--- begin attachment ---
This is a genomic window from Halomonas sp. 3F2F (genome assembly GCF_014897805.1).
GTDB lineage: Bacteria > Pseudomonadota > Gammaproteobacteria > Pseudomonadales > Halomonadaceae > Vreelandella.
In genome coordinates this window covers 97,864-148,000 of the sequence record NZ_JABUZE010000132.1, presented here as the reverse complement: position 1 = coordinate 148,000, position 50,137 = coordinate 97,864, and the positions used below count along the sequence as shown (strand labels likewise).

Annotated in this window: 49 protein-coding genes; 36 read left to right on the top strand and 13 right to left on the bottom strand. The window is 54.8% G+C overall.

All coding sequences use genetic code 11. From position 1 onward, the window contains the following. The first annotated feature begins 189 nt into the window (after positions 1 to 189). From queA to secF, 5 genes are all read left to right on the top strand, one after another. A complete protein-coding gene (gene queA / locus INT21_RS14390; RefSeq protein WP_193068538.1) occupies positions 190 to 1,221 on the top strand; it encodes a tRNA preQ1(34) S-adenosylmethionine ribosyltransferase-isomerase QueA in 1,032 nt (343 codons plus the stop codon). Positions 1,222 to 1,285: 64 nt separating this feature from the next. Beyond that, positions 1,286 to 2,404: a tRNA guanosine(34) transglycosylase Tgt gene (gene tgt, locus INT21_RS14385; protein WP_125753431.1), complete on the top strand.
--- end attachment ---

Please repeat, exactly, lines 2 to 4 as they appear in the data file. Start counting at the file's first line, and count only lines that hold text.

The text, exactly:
GTDB lineage: Bacteria > Pseudomonadota > Gammaproteobacteria > Pseudomonadales > Halomonadaceae > Vreelandella.
In genome coordinates this window covers 97,864-148,000 of the sequence record NZ_JABUZE010000132.1, presented here as the reverse complement: position 1 = coordinate 148,000, position 50,137 = coordinate 97,864, and the positions used below count along the sequence as shown (strand labels likewise).

Annotated in this window: 49 protein-coding genes; 36 read left to right on the top strand and 13 right to left on the bottom strand. The window is 54.8% G+C overall.